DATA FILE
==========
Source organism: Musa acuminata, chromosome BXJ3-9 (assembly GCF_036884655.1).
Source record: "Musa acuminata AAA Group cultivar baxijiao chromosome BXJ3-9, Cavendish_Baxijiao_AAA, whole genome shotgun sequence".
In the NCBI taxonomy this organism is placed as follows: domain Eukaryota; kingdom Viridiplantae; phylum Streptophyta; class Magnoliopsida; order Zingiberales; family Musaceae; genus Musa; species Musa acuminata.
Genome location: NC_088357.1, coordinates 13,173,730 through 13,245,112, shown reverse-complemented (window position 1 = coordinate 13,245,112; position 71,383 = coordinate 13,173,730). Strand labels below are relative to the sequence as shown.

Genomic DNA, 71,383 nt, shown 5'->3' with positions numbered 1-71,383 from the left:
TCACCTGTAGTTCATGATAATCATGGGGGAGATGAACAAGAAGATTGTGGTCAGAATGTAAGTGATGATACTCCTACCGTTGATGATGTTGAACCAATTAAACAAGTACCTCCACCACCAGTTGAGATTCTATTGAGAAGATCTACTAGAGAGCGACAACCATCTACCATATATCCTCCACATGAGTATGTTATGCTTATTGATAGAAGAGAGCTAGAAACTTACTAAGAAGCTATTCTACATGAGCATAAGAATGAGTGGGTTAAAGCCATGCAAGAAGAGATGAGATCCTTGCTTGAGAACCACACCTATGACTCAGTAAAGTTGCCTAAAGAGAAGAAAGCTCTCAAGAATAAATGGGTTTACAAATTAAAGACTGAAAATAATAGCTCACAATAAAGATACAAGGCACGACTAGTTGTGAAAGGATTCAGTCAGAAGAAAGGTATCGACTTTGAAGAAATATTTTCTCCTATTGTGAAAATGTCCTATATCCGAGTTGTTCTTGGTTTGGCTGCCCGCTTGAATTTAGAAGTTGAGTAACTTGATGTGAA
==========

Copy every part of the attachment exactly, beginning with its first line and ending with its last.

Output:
Source organism: Musa acuminata, chromosome BXJ3-9 (assembly GCF_036884655.1).
Source record: "Musa acuminata AAA Group cultivar baxijiao chromosome BXJ3-9, Cavendish_Baxijiao_AAA, whole genome shotgun sequence".
In the NCBI taxonomy this organism is placed as follows: domain Eukaryota; kingdom Viridiplantae; phylum Streptophyta; class Magnoliopsida; order Zingiberales; family Musaceae; genus Musa; species Musa acuminata.
Genome location: NC_088357.1, coordinates 13,173,730 through 13,245,112, shown reverse-complemented (window position 1 = coordinate 13,245,112; position 71,383 = coordinate 13,173,730). Strand labels below are relative to the sequence as shown.

Genomic DNA, 71,383 nt, shown 5'->3' with positions numbered 1-71,383 from the left:
TCACCTGTAGTTCATGATAATCATGGGGGAGATGAACAAGAAGATTGTGGTCAGAATGTAAGTGATGATACTCCTACCGTTGATGATGTTGAACCAATTAAACAAGTACCTCCACCACCAGTTGAGATTCTATTGAGAAGATCTACTAGAGAGCGACAACCATCTACCATATATCCTCCACATGAGTATGTTATGCTTATTGATAGAAGAGAGCTAGAAACTTACTAAGAAGCTATTCTACATGAGCATAAGAATGAGTGGGTTAAAGCCATGCAAGAAGAGATGAGATCCTTGCTTGAGAACCACACCTATGACTCAGTAAAGTTGCCTAAAGAGAAGAAAGCTCTCAAGAATAAATGGGTTTACAAATTAAAGACTGAAAATAATAGCTCACAATAAAGATACAAGGCACGACTAGTTGTGAAAGGATTCAGTCAGAAGAAAGGTATCGACTTTGAAGAAATATTTTCTCCTATTGTGAAAATGTCCTATATCCGAGTTGTTCTTGGTTTGGCTGCCCGCTTGAATTTAGAAGTTGAGTAACTTGATGTGAA